As you might gather, bayonet mounts, barrel shrouds, and the like don’t make guns materially more lethal. A grenade launcher might, but grenades themselves are already extremely heavily regulated, and in any event rifles with grenade launchers aren’t relevant to mass shootings or, to my knowledge, crime generally. Guns that fit these categories may look more dangerous; but they aren’t more dangerous.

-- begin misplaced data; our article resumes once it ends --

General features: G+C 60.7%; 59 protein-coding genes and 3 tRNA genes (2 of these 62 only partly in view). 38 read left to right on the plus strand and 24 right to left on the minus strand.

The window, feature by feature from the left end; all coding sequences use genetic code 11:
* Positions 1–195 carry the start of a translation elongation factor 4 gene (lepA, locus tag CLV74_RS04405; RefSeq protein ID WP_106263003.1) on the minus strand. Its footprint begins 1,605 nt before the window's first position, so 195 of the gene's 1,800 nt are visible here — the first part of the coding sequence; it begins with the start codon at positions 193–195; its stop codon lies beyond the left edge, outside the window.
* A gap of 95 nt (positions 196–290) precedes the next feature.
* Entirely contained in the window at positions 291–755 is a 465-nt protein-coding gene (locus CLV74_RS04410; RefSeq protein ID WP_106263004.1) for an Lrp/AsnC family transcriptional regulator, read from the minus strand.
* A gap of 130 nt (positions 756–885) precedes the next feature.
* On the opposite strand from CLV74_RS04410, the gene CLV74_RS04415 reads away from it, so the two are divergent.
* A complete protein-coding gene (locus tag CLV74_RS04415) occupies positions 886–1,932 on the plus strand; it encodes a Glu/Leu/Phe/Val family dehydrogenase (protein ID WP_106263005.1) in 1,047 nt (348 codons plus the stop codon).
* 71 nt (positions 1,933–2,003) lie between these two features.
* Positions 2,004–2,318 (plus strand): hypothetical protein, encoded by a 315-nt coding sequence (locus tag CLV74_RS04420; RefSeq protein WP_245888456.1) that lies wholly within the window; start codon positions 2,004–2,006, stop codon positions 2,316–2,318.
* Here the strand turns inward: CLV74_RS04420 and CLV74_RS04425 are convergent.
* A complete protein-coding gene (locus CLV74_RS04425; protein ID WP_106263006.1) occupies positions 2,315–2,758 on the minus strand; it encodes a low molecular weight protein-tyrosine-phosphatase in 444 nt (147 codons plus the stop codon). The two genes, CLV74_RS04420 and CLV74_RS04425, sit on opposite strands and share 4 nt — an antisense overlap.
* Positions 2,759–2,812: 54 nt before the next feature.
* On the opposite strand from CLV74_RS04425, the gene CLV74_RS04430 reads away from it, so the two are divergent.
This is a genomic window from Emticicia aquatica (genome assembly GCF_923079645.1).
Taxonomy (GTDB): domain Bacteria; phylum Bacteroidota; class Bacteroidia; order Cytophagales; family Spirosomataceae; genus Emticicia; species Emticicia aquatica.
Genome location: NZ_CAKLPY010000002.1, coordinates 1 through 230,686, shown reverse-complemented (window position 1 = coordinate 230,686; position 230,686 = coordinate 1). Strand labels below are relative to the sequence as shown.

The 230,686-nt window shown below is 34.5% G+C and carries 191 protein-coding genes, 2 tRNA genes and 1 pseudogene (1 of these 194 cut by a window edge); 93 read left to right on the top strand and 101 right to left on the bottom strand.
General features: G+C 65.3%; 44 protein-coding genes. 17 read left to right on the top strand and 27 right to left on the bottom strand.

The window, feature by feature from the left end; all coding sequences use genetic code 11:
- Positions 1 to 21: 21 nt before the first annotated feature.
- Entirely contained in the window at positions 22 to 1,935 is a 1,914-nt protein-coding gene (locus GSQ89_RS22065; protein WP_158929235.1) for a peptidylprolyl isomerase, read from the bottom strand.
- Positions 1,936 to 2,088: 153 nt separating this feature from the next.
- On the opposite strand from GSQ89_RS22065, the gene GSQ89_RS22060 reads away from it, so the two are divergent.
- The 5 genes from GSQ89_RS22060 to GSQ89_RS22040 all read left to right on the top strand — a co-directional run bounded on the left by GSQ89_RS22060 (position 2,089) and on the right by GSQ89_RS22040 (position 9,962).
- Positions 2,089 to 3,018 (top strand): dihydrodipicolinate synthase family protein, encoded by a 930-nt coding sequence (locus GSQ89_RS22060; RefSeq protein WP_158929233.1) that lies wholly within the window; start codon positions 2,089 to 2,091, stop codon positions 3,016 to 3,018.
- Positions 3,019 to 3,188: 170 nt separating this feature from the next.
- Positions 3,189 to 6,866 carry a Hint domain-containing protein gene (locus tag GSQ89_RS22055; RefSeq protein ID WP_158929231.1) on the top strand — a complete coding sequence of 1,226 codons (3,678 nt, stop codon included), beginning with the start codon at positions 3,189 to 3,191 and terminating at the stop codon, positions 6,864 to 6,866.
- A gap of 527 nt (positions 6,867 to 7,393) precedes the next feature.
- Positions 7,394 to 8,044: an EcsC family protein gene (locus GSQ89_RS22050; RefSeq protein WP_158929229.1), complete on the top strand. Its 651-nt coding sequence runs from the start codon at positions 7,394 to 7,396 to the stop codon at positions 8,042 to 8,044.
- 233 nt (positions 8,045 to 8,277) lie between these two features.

What makes a gun deadlier? Longer barrels do, since they give the bullet more time to accelerate; that’s why rifles are deadlier than handguns, all else being equal. Accuracy does, but (for obvious reasons) no-one is trying to ban guns that are especially accurate, at least setting aside possible arguments related to high-end sniper rifles. Caliber does, because wider bullets are generally heavier bullets, but assault weapons aren’t defined by caliber size. The amount of gunpowder (and possibly some other attributes of the gunpowder) in a round does, because that too affects muzzle velocity, but assault weapons aren’t defined by this. The type of bullet might matter (for instance, hollow points used in handguns tend to be deadlier but also are more effective for lawful self-defense, since they tend to stop the attacker more reliably), but that too isn’t a function of whether the gun is an “assault weapon.”